Wave and energy characterisation in the atmosphere of sunspots

  • Conor MacBride

Student thesis: Doctoral ThesisDoctor of Philosophy


Wave motions have been detected throughout the solar atmosphere for many decades, and their ability to transport energy through the atmosphere has sparked wide investigation into the role of waves in the heating of the upper solar atmosphere. Strong predominantly vertical magnetic fields within sunspots provide ideal conduits for waves generated by subphotospheric p-modes to propagate upwards through the photosphere and chromosphere, where their energy may be dissipated. In the study of atmospheric wave signatures, observations are acquired at a range of atmospheric heights by utilising a variety of spectral lines. However, weak chromospheric absorption lines are often temperature sensitive, and readily capture shock fronts as optically thin emission. This presence of multiple spectral components within line profiles makes it challenging to determine accurate plasma Doppler (line-of-sight) velocities, resulting in the underutilisation of available data. As well as studying wave signatures within solar observations, numerical magnetohydrodynamic (MHD) simulations of waves propagating through a model solar atmosphere are regularly utilised in the development of wave heating theories. It is typically assumed that the solar atmosphere is a fully ionised plasma, however, owing to a reduced temperature in the lower solar atmosphere, the plasma is often only partially ionised. Due to the decoupled neutral and charged components within the partially ionised solar atmosphere, processes such as ambipolar diffusion occur. By modifying the underlying physics of MHD simulations, the role of ambipolar diffusion in propagating wave characteristics can be studied within an idealised partially ionised photosphere and chromosphere.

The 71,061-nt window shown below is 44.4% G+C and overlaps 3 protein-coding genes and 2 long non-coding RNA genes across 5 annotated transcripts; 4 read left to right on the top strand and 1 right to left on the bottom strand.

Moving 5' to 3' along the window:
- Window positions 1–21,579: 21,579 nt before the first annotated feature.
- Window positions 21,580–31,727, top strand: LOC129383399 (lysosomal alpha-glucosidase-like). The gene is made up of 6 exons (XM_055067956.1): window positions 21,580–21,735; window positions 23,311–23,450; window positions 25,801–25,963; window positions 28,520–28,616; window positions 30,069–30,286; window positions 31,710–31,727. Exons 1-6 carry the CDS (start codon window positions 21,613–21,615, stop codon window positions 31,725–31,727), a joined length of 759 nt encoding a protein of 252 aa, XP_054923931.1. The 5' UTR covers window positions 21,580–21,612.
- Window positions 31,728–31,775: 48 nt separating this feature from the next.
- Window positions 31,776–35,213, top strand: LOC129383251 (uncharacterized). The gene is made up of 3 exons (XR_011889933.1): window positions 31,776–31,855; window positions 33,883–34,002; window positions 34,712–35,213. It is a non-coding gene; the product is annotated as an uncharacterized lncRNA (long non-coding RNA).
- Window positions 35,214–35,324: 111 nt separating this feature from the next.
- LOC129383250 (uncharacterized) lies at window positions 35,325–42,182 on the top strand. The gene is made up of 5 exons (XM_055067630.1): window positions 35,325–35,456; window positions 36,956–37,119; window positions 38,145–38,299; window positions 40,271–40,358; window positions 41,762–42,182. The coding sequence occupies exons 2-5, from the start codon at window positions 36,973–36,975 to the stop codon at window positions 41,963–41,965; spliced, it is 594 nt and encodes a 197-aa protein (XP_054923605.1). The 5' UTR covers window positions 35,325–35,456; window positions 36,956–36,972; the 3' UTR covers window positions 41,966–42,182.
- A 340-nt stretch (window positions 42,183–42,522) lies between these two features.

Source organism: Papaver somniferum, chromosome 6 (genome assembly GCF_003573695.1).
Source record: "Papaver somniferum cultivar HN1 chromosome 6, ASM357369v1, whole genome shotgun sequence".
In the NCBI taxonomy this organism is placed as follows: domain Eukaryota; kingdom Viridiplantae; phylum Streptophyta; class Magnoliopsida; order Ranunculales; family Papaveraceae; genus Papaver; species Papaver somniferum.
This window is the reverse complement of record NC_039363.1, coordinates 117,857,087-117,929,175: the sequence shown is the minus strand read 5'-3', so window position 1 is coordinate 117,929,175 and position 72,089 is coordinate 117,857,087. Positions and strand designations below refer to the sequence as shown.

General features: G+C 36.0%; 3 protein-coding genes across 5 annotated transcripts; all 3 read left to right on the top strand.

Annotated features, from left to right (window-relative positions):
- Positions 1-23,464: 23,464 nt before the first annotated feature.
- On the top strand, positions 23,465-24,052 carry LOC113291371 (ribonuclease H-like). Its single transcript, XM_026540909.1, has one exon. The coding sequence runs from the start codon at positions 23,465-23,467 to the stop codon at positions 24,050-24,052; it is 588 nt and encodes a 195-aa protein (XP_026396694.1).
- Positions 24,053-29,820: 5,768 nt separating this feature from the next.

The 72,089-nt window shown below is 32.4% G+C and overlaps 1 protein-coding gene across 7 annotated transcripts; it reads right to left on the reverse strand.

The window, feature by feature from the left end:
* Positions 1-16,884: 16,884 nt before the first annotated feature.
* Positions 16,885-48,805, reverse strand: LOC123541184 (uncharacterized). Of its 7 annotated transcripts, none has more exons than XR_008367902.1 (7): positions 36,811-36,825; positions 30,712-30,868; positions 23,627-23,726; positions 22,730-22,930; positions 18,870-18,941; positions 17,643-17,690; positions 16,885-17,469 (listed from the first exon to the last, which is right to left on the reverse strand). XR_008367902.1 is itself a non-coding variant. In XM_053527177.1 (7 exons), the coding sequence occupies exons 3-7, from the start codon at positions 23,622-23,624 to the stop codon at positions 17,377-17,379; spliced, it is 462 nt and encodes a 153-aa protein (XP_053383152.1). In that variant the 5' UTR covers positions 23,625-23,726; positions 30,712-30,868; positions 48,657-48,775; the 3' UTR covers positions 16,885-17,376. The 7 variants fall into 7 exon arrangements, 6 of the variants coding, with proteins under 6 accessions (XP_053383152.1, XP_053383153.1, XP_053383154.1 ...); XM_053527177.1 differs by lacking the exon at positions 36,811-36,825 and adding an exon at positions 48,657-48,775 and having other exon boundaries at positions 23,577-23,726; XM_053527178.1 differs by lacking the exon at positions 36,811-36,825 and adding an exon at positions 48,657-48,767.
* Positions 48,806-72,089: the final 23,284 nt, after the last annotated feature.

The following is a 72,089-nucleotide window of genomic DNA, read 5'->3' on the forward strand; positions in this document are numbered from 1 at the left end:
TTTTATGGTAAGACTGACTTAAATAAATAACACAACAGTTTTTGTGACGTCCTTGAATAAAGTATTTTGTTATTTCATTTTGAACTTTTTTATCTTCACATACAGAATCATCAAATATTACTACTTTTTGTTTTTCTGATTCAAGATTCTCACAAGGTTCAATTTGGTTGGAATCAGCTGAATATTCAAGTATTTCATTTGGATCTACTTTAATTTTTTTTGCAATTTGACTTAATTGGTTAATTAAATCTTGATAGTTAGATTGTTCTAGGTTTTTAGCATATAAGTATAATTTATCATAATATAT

In the first study, a novel method is presented that uses machine learning to detect the presence of multiple spectral components within observed spectral line profiles. Each spectral component within the profile is subsequently constrained through single or multiple Voigt fits, which allows active and quiescent components to be isolated for further analysis. A proof of concept study is presented, which benchmarks the application of the method to a Ca ɪɪ 8542 Å spectral imaging dataset, to assess its applicability for observational datasets typical of sunspot chromospheres. Minimisation tests are performed between the observed and fitted line profiles to verify the reliability of the results. Median reduced chi-squared values of 1.03 are achieved for the umbral line profiles.

In the second study, the Mᴀɴᴄʜᴀ3D numerical code is employed to investigate the role of ambipolar diffusion in magnetoacoustic waves propagating through the atmosphere immediately above the umbra of a sunspot. Simulations are performed both with and without ambipolar diffusion, where the non-ideal MHD equations are solved for data-driven perturbations to the magnetostatic equilibrium. Energy spectral densities are analysed, and evidence is presented suggesting that, within weakly ionised low density regions where the ambipolar diffusion coefficient is large, ambipolar diffusion has a key role in determining wave characteristics. It is therefore proposed that, when simulating and observing the lower solar atmosphere the effect of ambipolar diffusion is important and should be carefully considered.
Date of AwardJul 2023
Original languageEnglish
Awarding Institution
  • Queen's University Belfast
SponsorsNorthern Ireland Department for the Economy
SupervisorDavid Jess (Supervisor) & Michail Mathioudakis (Supervisor)


  • Ambipolar diffusion
  • astronomy
  • astrophysics
  • chromosphere
  • machine learning
  • magnetoacoustic waves
  • magnetohydrodynamic waves
  • magnetohydrodynamics
  • partial ionisation
  • photosphere
  • solar active regions
  • solar atmosphere
  • solar physics
  • sunspot

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